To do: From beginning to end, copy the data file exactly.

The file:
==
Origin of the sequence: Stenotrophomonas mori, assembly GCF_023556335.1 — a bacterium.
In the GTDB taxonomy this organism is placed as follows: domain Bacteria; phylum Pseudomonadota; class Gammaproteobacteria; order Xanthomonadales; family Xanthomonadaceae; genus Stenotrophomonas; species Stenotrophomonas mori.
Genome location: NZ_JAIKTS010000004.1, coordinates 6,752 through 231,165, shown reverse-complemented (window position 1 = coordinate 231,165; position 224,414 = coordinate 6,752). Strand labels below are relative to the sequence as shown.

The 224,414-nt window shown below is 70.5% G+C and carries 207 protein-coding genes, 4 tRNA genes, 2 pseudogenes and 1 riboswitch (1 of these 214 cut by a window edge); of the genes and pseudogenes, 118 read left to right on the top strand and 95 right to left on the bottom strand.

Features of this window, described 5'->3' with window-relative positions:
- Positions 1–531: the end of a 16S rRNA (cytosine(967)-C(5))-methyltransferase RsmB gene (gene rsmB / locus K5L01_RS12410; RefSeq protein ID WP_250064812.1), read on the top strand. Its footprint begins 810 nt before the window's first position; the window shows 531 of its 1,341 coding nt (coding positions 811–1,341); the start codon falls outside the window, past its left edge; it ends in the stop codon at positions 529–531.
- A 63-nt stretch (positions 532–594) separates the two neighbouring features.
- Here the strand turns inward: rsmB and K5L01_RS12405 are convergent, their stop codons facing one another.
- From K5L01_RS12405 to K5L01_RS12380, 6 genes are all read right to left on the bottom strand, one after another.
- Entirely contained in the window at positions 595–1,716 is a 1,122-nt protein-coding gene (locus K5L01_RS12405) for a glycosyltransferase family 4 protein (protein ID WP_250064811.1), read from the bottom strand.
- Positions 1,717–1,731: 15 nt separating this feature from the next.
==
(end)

Origin of the sequence: Stenotrophomonas mori, assembly GCF_023556335.1 — a bacterium.
In the GTDB taxonomy this organism is placed as follows: domain Bacteria; phylum Pseudomonadota; class Gammaproteobacteria; order Xanthomonadales; family Xanthomonadaceae; genus Stenotrophomonas; species Stenotrophomonas mori.
Genome location: NZ_JAIKTS010000004.1, coordinates 6,752 through 231,165, shown reverse-complemented (window position 1 = coordinate 231,165; position 224,414 = coordinate 6,752). Strand labels below are relative to the sequence as shown.

The 224,414-nt window shown below is 70.5% G+C and carries 207 protein-coding genes, 4 tRNA genes, 2 pseudogenes and 1 riboswitch (1 of these 214 cut by a window edge); of the genes and pseudogenes, 118 read left to right on the top strand and 95 right to left on the bottom strand.

Features of this window, described 5'->3' with window-relative positions:
- Positions 1–531: the end of a 16S rRNA (cytosine(967)-C(5))-methyltransferase RsmB gene (gene rsmB / locus K5L01_RS12410; RefSeq protein ID WP_250064812.1), read on the top strand. Its footprint begins 810 nt before the window's first position; the window shows 531 of its 1,341 coding nt (coding positions 811–1,341); the start codon falls outside the window, past its left edge; it ends in the stop codon at positions 529–531.
- A 63-nt stretch (positions 532–594) separates the two neighbouring features.
- Here the strand turns inward: rsmB and K5L01_RS12405 are convergent, their stop codons facing one another.
- From K5L01_RS12405 to K5L01_RS12380, 6 genes are all read right to left on the bottom strand, one after another.
- Entirely contained in the window at positions 595–1,716 is a 1,122-nt protein-coding gene (locus K5L01_RS12405) for a glycosyltransferase family 4 protein (protein ID WP_250064811.1), read from the bottom strand.
- Positions 1,717–1,731: 15 nt separating this feature from the next.